Route 66 Raceway
Star Of Chicagoland ‘Circus’ Is An American Icon
The National Hot Rod Association is in town this week, bringing its 300 mile per hour, straight-line drag racing circus back to Chicagoland Speedway for the 14th renewal of the O’Reilly Auto Parts Route 66 Nationals.
This time, though, the primary sanctioning organization for the world’s fastest motor sport is offering up something truly unique; something never before seen in American sport, in fact.
With the Cubbies’ season once again on life support, with the Sox battling simply to stay viable in the American League Central and with the immediate futures of pro football and pro basketball in “lockout limbo,” the NHRA this week will offer Chicago sports’ fans the opportunity to observe a living, breathing World Champion in his natural habitat.
And not just any World Champion, either, but the planet’s only 15-time World Champion in any major sport; wrestling to rodeo, sumo to skateboarding. He also is the world’s only AARP-eligible champion, the only champion ever to have served as a TV pitchman for “Wally Thor’s School of Trucking” and the only champion soon to be featured in his own comic book (“Destination Force”).
Yessir, John Force is one unique individual, winner of a record 132 NHRA tour events and 1089 competitive racing rounds in the sport’s most hotly-contested and woefully misnamed category: Fuel Funny Car.
At age 62, when most of his peers are manipulating nothing more difficult than a TV remote, Force once again is defending his Funny Car World Championship at the wheel of an 8,000 horsepower Castrol GTX High Mileage Ford Mustang.
Of course, the question that begs an answer is “what’s so funny about a Funny Car? What’s so hilarious about zero-to-315 mile-an-hour acceleration in little more than four seconds? What’s so raucous about drivers battling against five Gs of face-contorting pressure on acceleration and a negative four Gs once the braking parachutes deploy?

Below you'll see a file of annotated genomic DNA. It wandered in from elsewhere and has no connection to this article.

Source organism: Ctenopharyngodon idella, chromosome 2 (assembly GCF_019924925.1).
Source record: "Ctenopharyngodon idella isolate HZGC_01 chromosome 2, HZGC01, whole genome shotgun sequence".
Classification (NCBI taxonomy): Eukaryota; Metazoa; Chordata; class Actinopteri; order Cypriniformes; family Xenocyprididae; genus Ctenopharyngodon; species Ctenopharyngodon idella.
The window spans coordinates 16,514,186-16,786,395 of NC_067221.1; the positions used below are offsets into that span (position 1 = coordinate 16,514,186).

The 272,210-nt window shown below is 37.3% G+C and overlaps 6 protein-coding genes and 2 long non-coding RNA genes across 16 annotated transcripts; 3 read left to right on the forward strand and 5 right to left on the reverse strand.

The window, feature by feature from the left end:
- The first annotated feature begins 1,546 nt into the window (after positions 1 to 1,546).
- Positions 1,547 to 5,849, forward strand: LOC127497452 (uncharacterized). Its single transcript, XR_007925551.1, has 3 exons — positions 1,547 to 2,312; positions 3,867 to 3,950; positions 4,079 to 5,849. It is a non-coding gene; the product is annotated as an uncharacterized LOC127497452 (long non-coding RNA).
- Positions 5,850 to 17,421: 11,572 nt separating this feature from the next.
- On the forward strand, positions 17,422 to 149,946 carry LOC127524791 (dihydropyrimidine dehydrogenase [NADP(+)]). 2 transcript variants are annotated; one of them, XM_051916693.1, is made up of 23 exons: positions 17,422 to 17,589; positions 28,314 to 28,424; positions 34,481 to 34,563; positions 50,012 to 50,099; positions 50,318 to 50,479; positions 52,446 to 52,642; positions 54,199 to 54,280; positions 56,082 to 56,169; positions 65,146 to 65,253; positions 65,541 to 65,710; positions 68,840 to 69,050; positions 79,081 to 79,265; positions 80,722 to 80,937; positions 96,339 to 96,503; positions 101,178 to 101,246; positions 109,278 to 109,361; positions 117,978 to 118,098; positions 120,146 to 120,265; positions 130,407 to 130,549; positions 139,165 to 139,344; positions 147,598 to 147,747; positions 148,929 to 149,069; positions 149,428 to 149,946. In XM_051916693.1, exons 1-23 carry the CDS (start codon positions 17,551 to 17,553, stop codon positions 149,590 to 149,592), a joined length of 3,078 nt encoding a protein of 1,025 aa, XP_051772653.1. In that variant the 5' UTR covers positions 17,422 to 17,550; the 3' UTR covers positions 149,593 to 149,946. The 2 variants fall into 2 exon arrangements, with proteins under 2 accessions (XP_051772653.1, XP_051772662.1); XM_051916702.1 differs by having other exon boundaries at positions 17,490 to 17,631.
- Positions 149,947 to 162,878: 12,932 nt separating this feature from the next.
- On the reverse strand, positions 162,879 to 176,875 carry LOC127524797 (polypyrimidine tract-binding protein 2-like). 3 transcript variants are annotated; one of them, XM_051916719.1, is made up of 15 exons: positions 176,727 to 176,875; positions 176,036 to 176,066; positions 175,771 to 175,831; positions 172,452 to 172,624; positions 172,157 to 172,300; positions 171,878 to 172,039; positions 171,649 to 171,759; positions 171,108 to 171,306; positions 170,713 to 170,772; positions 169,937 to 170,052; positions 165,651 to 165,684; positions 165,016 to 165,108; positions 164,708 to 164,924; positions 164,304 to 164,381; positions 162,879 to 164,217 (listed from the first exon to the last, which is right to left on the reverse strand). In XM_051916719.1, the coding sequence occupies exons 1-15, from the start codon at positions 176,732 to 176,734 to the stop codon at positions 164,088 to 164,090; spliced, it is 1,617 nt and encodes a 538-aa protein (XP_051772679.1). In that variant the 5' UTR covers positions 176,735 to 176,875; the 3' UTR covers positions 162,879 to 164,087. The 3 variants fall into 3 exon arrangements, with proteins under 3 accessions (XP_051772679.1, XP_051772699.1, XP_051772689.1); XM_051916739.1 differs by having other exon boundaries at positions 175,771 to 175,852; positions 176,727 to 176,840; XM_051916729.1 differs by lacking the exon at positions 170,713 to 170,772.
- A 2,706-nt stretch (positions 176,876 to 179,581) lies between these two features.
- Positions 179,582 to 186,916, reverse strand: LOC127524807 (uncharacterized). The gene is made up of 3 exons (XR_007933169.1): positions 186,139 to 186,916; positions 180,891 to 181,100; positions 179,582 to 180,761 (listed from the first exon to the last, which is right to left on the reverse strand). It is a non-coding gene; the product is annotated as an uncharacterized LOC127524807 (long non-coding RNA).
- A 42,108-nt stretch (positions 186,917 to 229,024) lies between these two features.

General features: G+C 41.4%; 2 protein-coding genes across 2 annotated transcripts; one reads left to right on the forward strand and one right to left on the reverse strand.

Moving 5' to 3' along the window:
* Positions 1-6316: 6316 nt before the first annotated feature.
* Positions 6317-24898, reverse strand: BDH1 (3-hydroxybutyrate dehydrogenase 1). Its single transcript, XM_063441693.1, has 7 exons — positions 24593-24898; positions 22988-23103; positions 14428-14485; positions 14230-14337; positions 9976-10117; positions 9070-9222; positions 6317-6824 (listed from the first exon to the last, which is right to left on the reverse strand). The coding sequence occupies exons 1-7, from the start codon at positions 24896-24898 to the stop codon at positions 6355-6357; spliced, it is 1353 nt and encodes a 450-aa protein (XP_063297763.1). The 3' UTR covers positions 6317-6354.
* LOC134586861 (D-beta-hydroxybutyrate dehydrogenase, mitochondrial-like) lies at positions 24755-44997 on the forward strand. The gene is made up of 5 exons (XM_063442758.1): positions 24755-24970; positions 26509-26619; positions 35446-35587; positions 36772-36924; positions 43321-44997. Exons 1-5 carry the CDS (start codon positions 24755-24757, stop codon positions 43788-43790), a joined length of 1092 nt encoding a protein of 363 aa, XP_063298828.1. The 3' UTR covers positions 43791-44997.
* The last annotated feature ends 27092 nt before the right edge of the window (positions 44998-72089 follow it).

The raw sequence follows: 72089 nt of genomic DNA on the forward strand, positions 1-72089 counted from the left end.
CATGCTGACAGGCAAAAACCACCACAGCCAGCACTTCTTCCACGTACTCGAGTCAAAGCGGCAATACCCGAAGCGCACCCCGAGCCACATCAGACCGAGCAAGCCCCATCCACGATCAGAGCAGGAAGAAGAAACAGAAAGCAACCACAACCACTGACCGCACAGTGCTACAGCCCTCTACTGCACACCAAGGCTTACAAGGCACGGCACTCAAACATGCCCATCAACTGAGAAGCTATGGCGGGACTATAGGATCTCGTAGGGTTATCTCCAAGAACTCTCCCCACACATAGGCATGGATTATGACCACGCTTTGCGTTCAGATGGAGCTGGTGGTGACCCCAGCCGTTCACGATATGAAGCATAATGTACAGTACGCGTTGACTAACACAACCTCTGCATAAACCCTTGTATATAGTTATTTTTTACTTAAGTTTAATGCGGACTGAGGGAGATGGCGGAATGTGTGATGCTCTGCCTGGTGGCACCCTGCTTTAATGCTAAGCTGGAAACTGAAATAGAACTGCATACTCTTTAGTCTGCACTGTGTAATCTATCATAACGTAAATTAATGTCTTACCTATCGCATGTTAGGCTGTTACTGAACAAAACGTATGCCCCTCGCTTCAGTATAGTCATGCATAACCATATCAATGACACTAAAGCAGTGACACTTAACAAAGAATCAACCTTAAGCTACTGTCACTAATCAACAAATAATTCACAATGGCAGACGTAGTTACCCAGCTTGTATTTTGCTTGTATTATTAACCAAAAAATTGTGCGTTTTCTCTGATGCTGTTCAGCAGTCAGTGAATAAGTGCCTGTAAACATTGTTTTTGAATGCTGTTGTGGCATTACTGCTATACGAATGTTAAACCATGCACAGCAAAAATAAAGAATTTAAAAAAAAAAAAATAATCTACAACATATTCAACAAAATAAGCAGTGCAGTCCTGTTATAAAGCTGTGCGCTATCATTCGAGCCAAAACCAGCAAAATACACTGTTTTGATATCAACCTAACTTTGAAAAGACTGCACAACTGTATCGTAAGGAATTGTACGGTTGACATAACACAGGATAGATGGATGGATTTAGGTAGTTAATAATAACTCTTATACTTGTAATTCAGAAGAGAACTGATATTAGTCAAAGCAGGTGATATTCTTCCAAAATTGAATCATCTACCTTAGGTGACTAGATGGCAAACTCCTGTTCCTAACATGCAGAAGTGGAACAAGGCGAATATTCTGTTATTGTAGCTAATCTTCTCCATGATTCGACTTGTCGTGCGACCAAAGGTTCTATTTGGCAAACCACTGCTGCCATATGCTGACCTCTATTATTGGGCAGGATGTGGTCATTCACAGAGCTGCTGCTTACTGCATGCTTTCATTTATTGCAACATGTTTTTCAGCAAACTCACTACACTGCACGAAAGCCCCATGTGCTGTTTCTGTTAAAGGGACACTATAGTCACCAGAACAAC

No one, it seems, is talking about that; maybe because no one really knows. All that’s certain is that it ain’t funny to crash at 300 mph, as Force did in his hybrid Mustang on Sept. 23, 2007 at Dallas, Texas.
That accident, the worst of his 34-year NHRA career, left the 1996 Driver of the Year with injuries that required six hours of reconstructive surgery, injuries that would have sent a lesser man to the rocking chair. It sent Force to rehab – and later to the gym, where he hangs out a lot these days, eschewing the brewskis he once enjoyed for the treadmill and barbells that helped him regain his strength, movement and, ultimately, his career.
Last year’s championship, secured in dramatic fashion on the final day of the season, was the culmination of his comeback. Now that he’s back on top, he’s signed contract extensions with Castrol, Ford, the Auto Club of Southern California, BrandSource and others that will keep him in the cockpit at least until he’s eligible for Medicare.
Bottom line? If you want a break this week from the mundane, if you have a serious need for speed, if you’d like to see what championship-caliber sport is all about or if you just need a good, ol’ eye-opening dose of nitromethane, it’s best to take a trip down to Route 66.
For Force, it’ll be a trip down memory lane because it was here that he won his 87th tour event (June 4, 2000), making him the biggest winner in the history of the sport. It was also here that the 2008 inductee into the Motorsports Hall of Fame of America pulled off one of the biggest performance coups in motorsports history when he became the first Funny Car driver to cover the quarter mile (the distance at which drag races once were contested) in less than 4.70 seconds (4.697 on Oct. 2, 2004)
That’s the form he’ll be trying to recapture this week in his bid to join teammates Mike Neff and Robert “Top Gun” Hight at the top of the driver standings just six races before the start of the NHRA’s Countdown to 1 playoffs.
“Right now, Robert and Mike are on a roll and I’m struggling,” admitted the 15-time Auto Racing All-American selection, “but I’ve got a good hot rod (one that has started from the No. 1 qualifying position four times this year), two good crew chiefs (in Dean Antonelli and Ron Douglas) and a team of young guys that I love,” he said. “It’s a long season. When it comes time to fight, we’ll be ready.”
By: john force racing